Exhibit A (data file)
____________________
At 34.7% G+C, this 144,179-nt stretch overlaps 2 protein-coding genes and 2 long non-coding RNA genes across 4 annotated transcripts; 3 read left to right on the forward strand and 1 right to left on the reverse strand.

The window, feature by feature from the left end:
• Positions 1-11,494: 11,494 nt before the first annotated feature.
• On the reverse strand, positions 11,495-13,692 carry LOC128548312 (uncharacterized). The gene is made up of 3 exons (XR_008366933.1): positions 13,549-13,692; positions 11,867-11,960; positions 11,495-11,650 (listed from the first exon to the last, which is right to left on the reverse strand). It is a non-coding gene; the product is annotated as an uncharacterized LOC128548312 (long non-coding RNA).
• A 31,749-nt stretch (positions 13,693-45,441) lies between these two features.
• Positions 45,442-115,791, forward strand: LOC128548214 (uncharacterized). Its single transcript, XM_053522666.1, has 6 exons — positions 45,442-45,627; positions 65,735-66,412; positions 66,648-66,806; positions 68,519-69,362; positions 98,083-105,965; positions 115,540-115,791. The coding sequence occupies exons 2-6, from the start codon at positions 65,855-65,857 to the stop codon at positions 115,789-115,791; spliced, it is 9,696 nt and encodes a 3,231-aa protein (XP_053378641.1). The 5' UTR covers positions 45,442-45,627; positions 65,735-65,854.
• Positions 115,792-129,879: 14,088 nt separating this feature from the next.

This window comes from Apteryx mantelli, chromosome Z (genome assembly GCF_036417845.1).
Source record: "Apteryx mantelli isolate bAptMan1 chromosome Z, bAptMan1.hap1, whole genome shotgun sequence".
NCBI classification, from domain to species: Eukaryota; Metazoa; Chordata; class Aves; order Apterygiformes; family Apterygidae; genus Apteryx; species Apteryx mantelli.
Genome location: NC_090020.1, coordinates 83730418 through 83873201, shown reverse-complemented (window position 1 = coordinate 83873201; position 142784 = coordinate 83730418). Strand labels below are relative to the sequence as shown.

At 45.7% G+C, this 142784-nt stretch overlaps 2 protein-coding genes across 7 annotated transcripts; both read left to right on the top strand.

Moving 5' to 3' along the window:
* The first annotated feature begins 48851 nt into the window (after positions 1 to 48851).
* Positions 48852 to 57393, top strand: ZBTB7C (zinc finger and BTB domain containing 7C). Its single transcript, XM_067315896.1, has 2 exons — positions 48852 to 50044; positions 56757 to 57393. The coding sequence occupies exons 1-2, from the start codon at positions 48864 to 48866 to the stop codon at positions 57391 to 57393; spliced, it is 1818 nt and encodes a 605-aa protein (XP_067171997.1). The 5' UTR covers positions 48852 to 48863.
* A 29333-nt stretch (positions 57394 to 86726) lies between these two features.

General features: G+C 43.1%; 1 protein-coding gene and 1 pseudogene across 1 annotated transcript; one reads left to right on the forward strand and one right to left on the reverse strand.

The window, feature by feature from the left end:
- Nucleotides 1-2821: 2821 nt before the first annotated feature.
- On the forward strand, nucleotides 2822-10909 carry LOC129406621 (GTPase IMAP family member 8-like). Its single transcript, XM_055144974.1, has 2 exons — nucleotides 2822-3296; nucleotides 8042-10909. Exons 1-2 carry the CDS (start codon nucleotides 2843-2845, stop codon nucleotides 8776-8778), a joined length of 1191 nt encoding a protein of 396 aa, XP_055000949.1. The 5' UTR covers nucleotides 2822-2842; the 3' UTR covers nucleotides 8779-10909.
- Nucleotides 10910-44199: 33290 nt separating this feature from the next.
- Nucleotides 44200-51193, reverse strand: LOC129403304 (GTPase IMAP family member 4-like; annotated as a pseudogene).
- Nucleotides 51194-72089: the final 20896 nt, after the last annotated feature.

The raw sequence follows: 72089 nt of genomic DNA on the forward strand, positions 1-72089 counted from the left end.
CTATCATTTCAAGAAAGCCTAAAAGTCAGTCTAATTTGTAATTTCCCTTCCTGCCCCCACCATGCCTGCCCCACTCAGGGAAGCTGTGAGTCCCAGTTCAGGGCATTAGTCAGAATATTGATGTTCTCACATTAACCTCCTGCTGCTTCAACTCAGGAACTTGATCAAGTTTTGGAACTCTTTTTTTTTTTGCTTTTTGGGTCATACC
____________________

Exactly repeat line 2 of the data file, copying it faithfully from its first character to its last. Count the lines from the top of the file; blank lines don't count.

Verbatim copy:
The window, feature by feature from the left end: